The Year in Theater

In Praise of Murderous Hookers, Heroic Zoroastrians, and the Ghosts of Garage Sales Storm. Plus: We viciously slag off the Andrews sisters and an embarrassing Wonder Woman costume!


2. The Lysistrata Lesson: Director/playwright Bucky Fay of the Cromulent Shakespeare Company sent me a good-spirited e-mail following my review of his contemporary retelling of this Greek classic, in which he glued together my quotes into something that sounded like a positive review: "Bewilderingly retro!"; "Nerdily charming!"; "Takes great pains to be witty!" Alas, Fay's e-mail was the funniest thing about this production, which made great comic hay out of dressing its female characters in dime-store Halloween costumes in lieu of fetish gear. One was dressed in a plastic Wonder Woman shell, suggesting that rather than refusing their husbands sex in order to end war (as in the Greek original), the players of this production should have refused their husbands caramel apples and candy corn.


The Nuns
The Nuns

3. Sister of Swing: This was a big hit for the Great American History Theater. I will take a stand here, though, and say that what brought the audiences was not script but the great songs of the Andrews Sisters (whose life stories the play attempts to tell), the appealing presence of sisters Christina Baldwin Fletcher and Jennifer Baldwin Peter, and the delirious comedic supporting performance of Ari Hoptman. Playwright Beth Gilleland took an admirable whack at the impossible task of telling an entire life--make that three lives in two hours. Then she got lost, and Bob Beverage took his own admirable whack. Another scriptwriter would not have helped.


4. Corpus Christi: I hesitate to write about Gray Space's production of Corpus Christi, because the production was coupled with the October disappearance of its director, Lavender editor Timothy Lee. The weekend of its opening, Lee, who is bipolar, checked himself into Abbott Northwestern Hospital. Upon checking out, Lee excused himself for a walk around the block, from which he has yet to return. I will be charitable in discussing the direction of the play, although Lee himself always admonished me that any failing in a play should be attributed to the director. This Terrence McNally production about a gay Jesus-like figure wasn't badly directed, per se, it was simply underdirected, as though it had been cast and the actors were told where to stand onstage, and then no further work had been done. Perhaps that is all McNally's script deserved, as he seemed to believe that nothing more was required of his story than to make Jesus gay and have him do things like bless a same-sex union. As a drama, the show is woefully incomplete. But it further fails as agitprop: The only people likely to be offended by such a story are exactly those who would not see a Terrence McNally play anyway.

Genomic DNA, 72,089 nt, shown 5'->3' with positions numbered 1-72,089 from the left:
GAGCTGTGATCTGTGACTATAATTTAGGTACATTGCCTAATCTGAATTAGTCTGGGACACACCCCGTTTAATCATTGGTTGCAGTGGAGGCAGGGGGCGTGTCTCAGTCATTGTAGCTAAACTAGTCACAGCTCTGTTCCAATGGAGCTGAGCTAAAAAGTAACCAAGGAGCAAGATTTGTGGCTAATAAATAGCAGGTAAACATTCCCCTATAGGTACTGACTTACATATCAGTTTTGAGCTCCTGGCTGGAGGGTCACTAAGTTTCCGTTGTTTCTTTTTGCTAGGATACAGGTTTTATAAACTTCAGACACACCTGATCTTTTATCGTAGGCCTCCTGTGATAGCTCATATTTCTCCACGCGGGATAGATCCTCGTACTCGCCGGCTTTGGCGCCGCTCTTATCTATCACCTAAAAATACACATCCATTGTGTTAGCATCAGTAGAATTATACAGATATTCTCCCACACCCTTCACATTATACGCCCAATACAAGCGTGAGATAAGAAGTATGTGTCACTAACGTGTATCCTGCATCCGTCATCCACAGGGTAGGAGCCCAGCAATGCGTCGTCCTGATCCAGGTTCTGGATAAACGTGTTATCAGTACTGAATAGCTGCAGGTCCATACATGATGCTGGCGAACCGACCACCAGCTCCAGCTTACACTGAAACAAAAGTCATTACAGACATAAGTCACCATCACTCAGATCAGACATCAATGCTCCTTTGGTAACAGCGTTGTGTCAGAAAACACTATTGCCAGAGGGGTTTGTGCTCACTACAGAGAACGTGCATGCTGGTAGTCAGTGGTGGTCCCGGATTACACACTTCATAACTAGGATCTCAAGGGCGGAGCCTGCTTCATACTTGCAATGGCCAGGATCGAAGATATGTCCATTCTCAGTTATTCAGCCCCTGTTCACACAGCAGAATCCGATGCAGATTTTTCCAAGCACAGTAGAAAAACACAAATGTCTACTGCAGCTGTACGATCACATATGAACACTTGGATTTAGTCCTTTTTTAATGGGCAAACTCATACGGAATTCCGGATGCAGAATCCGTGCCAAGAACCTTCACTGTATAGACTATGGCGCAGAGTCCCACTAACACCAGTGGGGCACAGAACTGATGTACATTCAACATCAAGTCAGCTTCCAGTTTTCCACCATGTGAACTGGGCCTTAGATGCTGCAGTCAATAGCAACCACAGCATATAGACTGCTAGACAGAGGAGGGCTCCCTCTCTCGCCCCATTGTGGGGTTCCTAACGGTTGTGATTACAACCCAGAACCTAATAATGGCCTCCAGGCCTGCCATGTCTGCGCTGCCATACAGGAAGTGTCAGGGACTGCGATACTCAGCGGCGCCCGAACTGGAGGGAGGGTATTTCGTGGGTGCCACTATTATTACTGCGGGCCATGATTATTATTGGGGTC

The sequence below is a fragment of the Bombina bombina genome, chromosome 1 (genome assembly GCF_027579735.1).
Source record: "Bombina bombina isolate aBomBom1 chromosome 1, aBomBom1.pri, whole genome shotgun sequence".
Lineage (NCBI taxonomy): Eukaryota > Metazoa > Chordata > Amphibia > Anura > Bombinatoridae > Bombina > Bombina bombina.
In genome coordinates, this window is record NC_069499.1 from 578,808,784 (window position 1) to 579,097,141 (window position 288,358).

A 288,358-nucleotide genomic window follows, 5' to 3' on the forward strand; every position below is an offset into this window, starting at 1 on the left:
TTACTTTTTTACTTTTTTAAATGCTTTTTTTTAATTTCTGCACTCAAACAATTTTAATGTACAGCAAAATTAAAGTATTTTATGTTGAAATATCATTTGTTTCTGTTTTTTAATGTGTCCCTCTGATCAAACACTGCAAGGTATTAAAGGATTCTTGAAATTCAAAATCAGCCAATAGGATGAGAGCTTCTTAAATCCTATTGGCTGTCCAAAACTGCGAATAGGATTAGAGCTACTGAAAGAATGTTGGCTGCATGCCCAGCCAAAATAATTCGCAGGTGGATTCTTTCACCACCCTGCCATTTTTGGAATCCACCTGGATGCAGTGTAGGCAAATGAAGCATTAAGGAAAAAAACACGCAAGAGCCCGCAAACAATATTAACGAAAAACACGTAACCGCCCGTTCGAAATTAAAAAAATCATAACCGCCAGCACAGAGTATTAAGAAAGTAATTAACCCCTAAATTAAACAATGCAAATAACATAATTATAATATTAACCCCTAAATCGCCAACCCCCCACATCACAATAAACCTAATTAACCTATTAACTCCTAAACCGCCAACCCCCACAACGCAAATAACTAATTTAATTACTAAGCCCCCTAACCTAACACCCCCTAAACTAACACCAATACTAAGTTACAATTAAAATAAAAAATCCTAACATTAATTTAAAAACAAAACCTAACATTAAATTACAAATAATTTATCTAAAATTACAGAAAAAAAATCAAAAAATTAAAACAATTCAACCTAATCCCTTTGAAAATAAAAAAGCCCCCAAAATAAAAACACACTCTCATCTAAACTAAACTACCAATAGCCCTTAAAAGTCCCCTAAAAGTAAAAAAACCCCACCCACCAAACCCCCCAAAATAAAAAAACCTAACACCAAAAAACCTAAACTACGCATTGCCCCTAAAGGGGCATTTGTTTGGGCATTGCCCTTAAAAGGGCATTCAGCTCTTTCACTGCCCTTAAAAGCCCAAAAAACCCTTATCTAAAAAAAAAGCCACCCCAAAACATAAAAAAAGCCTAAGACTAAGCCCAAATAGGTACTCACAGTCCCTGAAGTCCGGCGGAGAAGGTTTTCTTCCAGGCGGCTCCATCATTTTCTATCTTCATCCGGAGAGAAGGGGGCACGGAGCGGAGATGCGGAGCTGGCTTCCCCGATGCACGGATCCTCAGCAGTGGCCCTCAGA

5. The Sad Misadventures of Patty, Patty's Dad, Patty's Friend Jen and a Bunch of Other People: As the title suggests, Allison Moore's script, produced by the Cheap Theatre, was an overburdened play. The story superficially follows an economist (played by a suitably exhausted-seeming Michaela Kallick) who must mend her fractured relationship with her father when he suffers aphasia after a stroke. (And what was it with aphasia in theater this year? An aphasic character was also the subject of Theatre Latte Da's production of Wings.) But Moore continued to pile characters and subplots into her short script: a best friend with superhero powers, a magical pair of shoes, an introductory lesson to macroeconomics. Moore may want to study up on the law of diminishing returns.

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